Dr. Gerard Barrett
Research Fellow – 14CHRONO
14CHRONO (Centre for Climate, the Environment and Chronology)
School of Natural and Built Environment
Queen’s University Belfast
Belfast, BT7 1NN
Northern Ireland, UK
+44(0)28 9097 5377
Research and Interests
I work on and conduct research into the operation, optimization, and maintenance of the accelerator mass spectrometer (AMS, NEC compact 0.5MV) used in radiocarbon dating at 14CHRONO. Continual examination of approaches to improve the accuracy and precision while maintaining the production of high quality dates is a core element of this work.
Additional interests focus on the application of scientific methods to archaeology with special emphasis on dating methods and their use in relation to anthropogenic materials (i.e. mortars and ceramics) and chronology building. These are best summarized as follows:
The application of radiocarbon dating to ceramics and construction materials such as bricks and mortars.
Rehydroxylation dating: continued assessment of the potential exploitation of the mass gain properties of fired clay ceramics to the dating of ceramics of known/unknown age.
The origin, nature, and chronology of the earliest fired clay ceramics (including pottery and bricks) globally.
The conditions, nature and chronology of the Mesolithic – Neolithic transitions in Europe, with special emphasis on Ireland and NW Europe.
The use and interpretation of radiocarbon dates more generally in chronology building (i.e. Bayesian methods and the use of probability distribution functions) and the nature/timing of transitions between defined cultural/technological periods.
Qualifications and Training
Ph.D. Rehydroxylation Dating Queen’s University Belfast 2015
Rehydroxylation Dating: Assessment for Archaeological Application (unpublished 2015 – Queen’s University Belfast)
M.Sc. Dating and Chronology Queen’s University Belfast 2011
Rehydroxylation Dating: Investigating the Effects of Diurnal and Annual Temperature Cycles within Ireland and Great Britain (unpublished 2011 – Queen’s University Belfast)
M.Sc. Atomic and Molecular Cluster Physics National Univ. Ireland, Maynooth 2008
B.Sc. Experimental Physics Trinity College Dublin 2004
Cert. British Prehistoric Pottery Oxford Univ. Dep. Cont. Education 2011
Cert. Vacuum Physics and Techniques Univ. Cat. de Louvain 2005
Barrett, G.T. 2017a. Rehydroxylation (RHX) dating: Trials on post-medieval brick using a component based approach. Journal of Archaeological Science: Reports. 16 489-502 [http://dx.doi.org/10.1016/j.jasrep.2017.01.026]
Barrett, G.T. 2017b. Rehydroxylation (RHX) dating: Mass loss issues due to incomplete drying, carbon content, and mineral alteration. Journal of Archaeological Science: Reports. 16 472-488 [http://dx.doi.org/10.1016/j.jasrep.2017.02.001]
Barrett, G.T. 2017c. Processes and kinetics of mass gain in archeological brick following drying and reheating. Journal of the American Ceramic Society. 100 3108-3121 [http://dx.doi.org/10.1111/jace.14829]
Barrett, G.T. 2017d. Rehydroxylation (RHX) dating: Issues due to short term elevated temperature events. Journal of Archaeological Science: Reports. 14 609-619 [https://doi.org/10.1016/j.jasrep.2017.06.041]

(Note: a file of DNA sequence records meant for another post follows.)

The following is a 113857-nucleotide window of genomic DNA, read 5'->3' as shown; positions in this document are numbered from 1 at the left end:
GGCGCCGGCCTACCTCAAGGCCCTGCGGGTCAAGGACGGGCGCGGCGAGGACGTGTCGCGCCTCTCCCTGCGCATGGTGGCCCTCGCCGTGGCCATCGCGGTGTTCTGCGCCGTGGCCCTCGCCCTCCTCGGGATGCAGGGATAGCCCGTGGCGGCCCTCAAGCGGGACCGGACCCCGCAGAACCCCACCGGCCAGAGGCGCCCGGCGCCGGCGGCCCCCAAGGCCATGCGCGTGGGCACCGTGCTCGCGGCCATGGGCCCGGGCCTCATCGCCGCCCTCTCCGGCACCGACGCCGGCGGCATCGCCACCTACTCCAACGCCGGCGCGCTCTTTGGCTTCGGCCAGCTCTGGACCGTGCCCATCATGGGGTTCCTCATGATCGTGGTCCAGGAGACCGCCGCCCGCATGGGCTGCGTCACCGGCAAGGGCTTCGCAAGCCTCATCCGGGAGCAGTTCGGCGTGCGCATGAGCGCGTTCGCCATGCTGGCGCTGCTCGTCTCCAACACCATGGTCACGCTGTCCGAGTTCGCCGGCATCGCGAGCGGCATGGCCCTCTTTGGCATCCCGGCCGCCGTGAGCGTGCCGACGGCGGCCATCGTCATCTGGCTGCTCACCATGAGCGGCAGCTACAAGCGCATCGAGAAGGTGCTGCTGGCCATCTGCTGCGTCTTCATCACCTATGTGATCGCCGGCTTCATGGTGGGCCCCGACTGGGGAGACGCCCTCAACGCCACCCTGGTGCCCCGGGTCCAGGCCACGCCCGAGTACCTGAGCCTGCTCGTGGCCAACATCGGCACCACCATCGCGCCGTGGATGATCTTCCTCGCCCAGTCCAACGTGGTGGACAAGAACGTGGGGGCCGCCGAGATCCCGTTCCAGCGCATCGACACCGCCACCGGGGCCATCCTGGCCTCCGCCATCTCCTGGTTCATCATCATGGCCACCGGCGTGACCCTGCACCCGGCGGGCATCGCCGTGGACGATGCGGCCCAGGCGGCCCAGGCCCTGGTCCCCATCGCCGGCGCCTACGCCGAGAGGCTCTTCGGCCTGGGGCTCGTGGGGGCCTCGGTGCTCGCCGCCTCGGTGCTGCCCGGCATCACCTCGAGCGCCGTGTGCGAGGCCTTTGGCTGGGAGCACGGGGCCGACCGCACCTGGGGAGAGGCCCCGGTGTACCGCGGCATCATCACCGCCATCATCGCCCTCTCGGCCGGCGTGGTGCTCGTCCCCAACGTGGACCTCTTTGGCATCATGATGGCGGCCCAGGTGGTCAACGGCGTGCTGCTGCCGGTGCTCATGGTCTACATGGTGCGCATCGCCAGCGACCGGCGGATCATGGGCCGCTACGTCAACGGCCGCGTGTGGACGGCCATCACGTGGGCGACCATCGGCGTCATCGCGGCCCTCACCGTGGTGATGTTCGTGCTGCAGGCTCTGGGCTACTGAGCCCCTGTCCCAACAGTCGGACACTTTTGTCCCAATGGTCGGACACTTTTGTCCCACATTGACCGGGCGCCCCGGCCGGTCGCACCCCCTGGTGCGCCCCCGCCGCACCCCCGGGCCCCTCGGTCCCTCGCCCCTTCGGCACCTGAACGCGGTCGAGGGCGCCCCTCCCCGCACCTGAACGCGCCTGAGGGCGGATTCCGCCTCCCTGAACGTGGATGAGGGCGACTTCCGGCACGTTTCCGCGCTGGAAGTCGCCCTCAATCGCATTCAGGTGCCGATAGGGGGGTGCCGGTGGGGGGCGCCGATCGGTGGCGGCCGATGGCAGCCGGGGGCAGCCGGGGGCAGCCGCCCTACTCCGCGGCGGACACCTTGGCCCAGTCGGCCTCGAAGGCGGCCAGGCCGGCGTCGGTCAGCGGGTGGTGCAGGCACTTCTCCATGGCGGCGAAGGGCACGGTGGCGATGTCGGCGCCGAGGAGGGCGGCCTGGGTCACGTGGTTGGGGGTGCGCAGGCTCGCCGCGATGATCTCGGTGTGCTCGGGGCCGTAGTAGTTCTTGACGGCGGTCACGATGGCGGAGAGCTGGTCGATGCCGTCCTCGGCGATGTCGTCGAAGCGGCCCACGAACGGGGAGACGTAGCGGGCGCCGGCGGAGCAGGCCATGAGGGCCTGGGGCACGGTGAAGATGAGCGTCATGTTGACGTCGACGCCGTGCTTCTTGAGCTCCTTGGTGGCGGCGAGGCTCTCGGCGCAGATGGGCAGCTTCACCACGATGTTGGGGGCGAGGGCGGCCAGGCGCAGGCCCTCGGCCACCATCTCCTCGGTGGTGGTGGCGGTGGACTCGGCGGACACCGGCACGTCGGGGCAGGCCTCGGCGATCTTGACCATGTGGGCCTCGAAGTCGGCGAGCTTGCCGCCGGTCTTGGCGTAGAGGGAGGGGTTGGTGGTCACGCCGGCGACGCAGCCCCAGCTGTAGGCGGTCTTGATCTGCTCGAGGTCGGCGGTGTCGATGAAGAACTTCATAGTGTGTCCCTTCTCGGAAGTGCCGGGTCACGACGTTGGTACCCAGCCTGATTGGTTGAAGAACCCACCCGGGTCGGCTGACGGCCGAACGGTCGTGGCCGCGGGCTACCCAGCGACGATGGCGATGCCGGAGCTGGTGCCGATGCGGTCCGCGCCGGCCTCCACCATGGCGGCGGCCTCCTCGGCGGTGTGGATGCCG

Van der Burgt, P.J.M., Mahon, F., Barrett, G. and Gradziel, M.L. 2014. Electron impact fragmentation of thymine: partial ionization cross sections for positive fragments. European Physical Journal D. 68 151
Barrett, G.T. 2013. Rehydroxylation dating of fired clays: an improved time-offset model to account for the effect of cooling on post-reheating mass gain. Journal of Archaeological Science. 40 3596-3603
Barrett, G. and van der Burgt, P.J.M. 2008. A new apparatus for the study of electron impact fragmentation of molecular clusters. J. Phys. Conf. Ser. 101 012008
Conference Paper Presentations
Barrett, G.T. 2017. Rehydroxylation dating: an assessment of archaeological application. EMACS 2017 – European Meeting on Ancient Ceramics. Bordeaux. France. (September 2017)
Barrett, G.T. 2013. A new setup for testing the mass gain (rehydroxylation characteristics of fired clay ceramics. World Archaeology Congress-7. Dead Sea. Jordan (January 2013)
Barrett, G.T. 2007. Electron Impact Fragmentation of Biomolecular Clusters. AMIG07 - Atomic and Molecular Interactions Group conference. Maynooth
Conference Poster Presentations
Barrett, G.T. and Reimer, P. 2018. Mortar Dating: Comparison of approaches and the use of FTIR in sample assessment. 23rd International Radiocarbon Conference. Trondheim. Norway (June 2018)
Barrett, G.T. and Reimer, R. 2017. Fractionation effects in H2 and Zn reduced graphite as a function of ionizer current: effectiveness of fractionation and normalization correction. AMS14 – 14th International Conference on Accelerator Mass Spectrometry. Ottawa. Canada (August 2017)
Barrett, G. 2013. A new setup for testing the mass gain (rehydroxylation characteristics of fired clay ceramics. World Archaeology Congress-7. Dead Sea. Jordan (January 2013)
Barrett, G. 2012. Rehydroxylation dating: a new setup for testing the mass gain characteristics of fired clay ceramics. Insight from Innovation: New Light on Archaeological Ceramics. University of Southampton (October 2012)
Barrett, G. and van der Burgt, P.J.M. 2007. A New Apparatus for the Study of Electron Impact Fragmentation of Molecular Clusters. RADAM07 – Radiation Damage in Biomolecular Systems conference. Dublin.
Barrett, G. and P.J.M. van der Burgt. 2006. Electron impact fragmentation of molecular cluster. Biomolecules – From Gas Phase Properties to Reaction relevant in Living Cells (ESF Conference). Obergl, Austria (June 2006)